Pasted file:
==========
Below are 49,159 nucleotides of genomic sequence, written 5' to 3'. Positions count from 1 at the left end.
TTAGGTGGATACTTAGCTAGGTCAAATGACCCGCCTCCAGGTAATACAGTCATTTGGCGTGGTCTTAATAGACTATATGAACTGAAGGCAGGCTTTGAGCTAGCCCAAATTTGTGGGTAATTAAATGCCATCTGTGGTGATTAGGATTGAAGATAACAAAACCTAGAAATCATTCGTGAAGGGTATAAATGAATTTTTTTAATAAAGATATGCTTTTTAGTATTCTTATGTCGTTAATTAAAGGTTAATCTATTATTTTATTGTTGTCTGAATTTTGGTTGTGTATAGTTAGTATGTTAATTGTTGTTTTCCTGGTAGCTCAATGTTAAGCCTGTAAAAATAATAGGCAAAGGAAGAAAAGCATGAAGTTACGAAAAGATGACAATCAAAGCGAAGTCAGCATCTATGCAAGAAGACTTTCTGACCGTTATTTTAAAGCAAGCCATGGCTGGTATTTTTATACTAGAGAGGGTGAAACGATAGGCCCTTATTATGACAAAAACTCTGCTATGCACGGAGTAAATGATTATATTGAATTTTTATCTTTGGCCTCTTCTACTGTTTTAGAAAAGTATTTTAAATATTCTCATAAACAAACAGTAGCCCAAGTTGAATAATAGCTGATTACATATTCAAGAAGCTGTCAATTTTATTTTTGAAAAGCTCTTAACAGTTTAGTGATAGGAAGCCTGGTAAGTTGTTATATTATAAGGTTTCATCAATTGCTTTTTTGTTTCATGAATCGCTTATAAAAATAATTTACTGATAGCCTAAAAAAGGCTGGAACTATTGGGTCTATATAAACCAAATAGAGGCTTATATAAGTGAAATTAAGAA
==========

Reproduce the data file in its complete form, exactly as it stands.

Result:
Below are 49,159 nucleotides of genomic sequence, written 5' to 3'. Positions count from 1 at the left end.
TTAGGTGGATACTTAGCTAGGTCAAATGACCCGCCTCCAGGTAATACAGTCATTTGGCGTGGTCTTAATAGACTATATGAACTGAAGGCAGGCTTTGAGCTAGCCCAAATTTGTGGGTAATTAAATGCCATCTGTGGTGATTAGGATTGAAGATAACAAAACCTAGAAATCATTCGTGAAGGGTATAAATGAATTTTTTTAATAAAGATATGCTTTTTAGTATTCTTATGTCGTTAATTAAAGGTTAATCTATTATTTTATTGTTGTCTGAATTTTGGTTGTGTATAGTTAGTATGTTAATTGTTGTTTTCCTGGTAGCTCAATGTTAAGCCTGTAAAAATAATAGGCAAAGGAAGAAAAGCATGAAGTTACGAAAAGATGACAATCAAAGCGAAGTCAGCATCTATGCAAGAAGACTTTCTGACCGTTATTTTAAAGCAAGCCATGGCTGGTATTTTTATACTAGAGAGGGTGAAACGATAGGCCCTTATTATGACAAAAACTCTGCTATGCACGGAGTAAATGATTATATTGAATTTTTATCTTTGGCCTCTTCTACTGTTTTAGAAAAGTATTTTAAATATTCTCATAAACAAACAGTAGCCCAAGTTGAATAATAGCTGATTACATATTCAAGAAGCTGTCAATTTTATTTTTGAAAAGCTCTTAACAGTTTAGTGATAGGAAGCCTGGTAAGTTGTTATATTATAAGGTTTCATCAATTGCTTTTTTGTTTCATGAATCGCTTATAAAAATAATTTACTGATAGCCTAAAAAAGGCTGGAACTATTGGGTCTATATAAACCAAATAGAGGCTTATATAAGTGAAATTAAGAA